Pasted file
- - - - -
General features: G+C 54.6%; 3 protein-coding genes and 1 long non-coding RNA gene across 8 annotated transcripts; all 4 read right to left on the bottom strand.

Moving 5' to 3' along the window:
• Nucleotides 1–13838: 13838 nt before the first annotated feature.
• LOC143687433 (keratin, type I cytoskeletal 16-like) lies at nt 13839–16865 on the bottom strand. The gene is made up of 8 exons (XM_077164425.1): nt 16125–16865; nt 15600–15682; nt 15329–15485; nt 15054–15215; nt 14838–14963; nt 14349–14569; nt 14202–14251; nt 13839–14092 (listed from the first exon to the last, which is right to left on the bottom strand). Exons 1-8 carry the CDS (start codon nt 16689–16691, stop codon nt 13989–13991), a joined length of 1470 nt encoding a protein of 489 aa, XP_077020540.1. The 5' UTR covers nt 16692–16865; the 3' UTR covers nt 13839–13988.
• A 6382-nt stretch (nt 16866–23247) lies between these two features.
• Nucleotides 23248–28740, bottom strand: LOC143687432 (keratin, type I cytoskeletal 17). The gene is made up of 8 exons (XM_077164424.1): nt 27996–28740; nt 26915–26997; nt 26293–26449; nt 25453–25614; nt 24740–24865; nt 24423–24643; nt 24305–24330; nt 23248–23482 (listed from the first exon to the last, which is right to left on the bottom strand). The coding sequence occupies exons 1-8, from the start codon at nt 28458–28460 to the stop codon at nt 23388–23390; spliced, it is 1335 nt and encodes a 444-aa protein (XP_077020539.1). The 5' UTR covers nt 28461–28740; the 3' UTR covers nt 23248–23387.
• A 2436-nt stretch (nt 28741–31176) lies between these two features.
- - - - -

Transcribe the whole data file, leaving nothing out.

General features: G+C 54.6%; 3 protein-coding genes and 1 long non-coding RNA gene across 8 annotated transcripts; all 4 read right to left on the bottom strand.

Moving 5' to 3' along the window:
• Nucleotides 1–13838: 13838 nt before the first annotated feature.
• LOC143687433 (keratin, type I cytoskeletal 16-like) lies at nt 13839–16865 on the bottom strand. The gene is made up of 8 exons (XM_077164425.1): nt 16125–16865; nt 15600–15682; nt 15329–15485; nt 15054–15215; nt 14838–14963; nt 14349–14569; nt 14202–14251; nt 13839–14092 (listed from the first exon to the last, which is right to left on the bottom strand). Exons 1-8 carry the CDS (start codon nt 16689–16691, stop codon nt 13989–13991), a joined length of 1470 nt encoding a protein of 489 aa, XP_077020540.1. The 5' UTR covers nt 16692–16865; the 3' UTR covers nt 13839–13988.
• A 6382-nt stretch (nt 16866–23247) lies between these two features.
• Nucleotides 23248–28740, bottom strand: LOC143687432 (keratin, type I cytoskeletal 17). The gene is made up of 8 exons (XM_077164424.1): nt 27996–28740; nt 26915–26997; nt 26293–26449; nt 25453–25614; nt 24740–24865; nt 24423–24643; nt 24305–24330; nt 23248–23482 (listed from the first exon to the last, which is right to left on the bottom strand). The coding sequence occupies exons 1-8, from the start codon at nt 28458–28460 to the stop codon at nt 23388–23390; spliced, it is 1335 nt and encodes a 444-aa protein (XP_077020539.1). The 5' UTR covers nt 28461–28740; the 3' UTR covers nt 23248–23387.
• A 2436-nt stretch (nt 28741–31176) lies between these two features.